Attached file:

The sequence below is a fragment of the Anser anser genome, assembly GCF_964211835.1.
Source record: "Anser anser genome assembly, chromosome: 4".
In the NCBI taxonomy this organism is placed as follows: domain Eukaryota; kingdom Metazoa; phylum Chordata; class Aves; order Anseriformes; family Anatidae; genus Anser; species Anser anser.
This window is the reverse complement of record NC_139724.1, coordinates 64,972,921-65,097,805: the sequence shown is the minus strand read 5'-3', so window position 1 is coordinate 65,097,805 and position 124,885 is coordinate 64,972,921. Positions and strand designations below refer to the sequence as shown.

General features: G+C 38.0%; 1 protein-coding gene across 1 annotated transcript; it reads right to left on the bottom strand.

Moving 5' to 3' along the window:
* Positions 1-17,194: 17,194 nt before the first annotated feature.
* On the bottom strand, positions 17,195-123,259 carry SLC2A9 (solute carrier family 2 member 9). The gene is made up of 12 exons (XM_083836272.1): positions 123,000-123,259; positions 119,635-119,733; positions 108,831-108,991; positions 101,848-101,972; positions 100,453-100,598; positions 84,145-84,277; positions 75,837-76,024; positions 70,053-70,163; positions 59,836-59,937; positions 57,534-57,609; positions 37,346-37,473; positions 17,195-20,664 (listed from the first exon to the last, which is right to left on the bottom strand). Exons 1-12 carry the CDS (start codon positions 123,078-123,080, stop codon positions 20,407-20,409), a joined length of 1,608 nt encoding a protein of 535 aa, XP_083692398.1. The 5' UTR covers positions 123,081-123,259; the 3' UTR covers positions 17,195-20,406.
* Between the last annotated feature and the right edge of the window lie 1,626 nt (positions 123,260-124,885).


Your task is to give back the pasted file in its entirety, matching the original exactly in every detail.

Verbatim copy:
The sequence below is a fragment of the Anser anser genome, assembly GCF_964211835.1.
Source record: "Anser anser genome assembly, chromosome: 4".
In the NCBI taxonomy this organism is placed as follows: domain Eukaryota; kingdom Metazoa; phylum Chordata; class Aves; order Anseriformes; family Anatidae; genus Anser; species Anser anser.
This window is the reverse complement of record NC_139724.1, coordinates 64,972,921-65,097,805: the sequence shown is the minus strand read 5'-3', so window position 1 is coordinate 65,097,805 and position 124,885 is coordinate 64,972,921. Positions and strand designations below refer to the sequence as shown.

General features: G+C 38.0%; 1 protein-coding gene across 1 annotated transcript; it reads right to left on the bottom strand.

Moving 5' to 3' along the window:
* Positions 1-17,194: 17,194 nt before the first annotated feature.
* On the bottom strand, positions 17,195-123,259 carry SLC2A9 (solute carrier family 2 member 9). The gene is made up of 12 exons (XM_083836272.1): positions 123,000-123,259; positions 119,635-119,733; positions 108,831-108,991; positions 101,848-101,972; positions 100,453-100,598; positions 84,145-84,277; positions 75,837-76,024; positions 70,053-70,163; positions 59,836-59,937; positions 57,534-57,609; positions 37,346-37,473; positions 17,195-20,664 (listed from the first exon to the last, which is right to left on the bottom strand). Exons 1-12 carry the CDS (start codon positions 123,078-123,080, stop codon positions 20,407-20,409), a joined length of 1,608 nt encoding a protein of 535 aa, XP_083692398.1. The 5' UTR covers positions 123,081-123,259; the 3' UTR covers positions 17,195-20,406.
* Between the last annotated feature and the right edge of the window lie 1,626 nt (positions 123,260-124,885).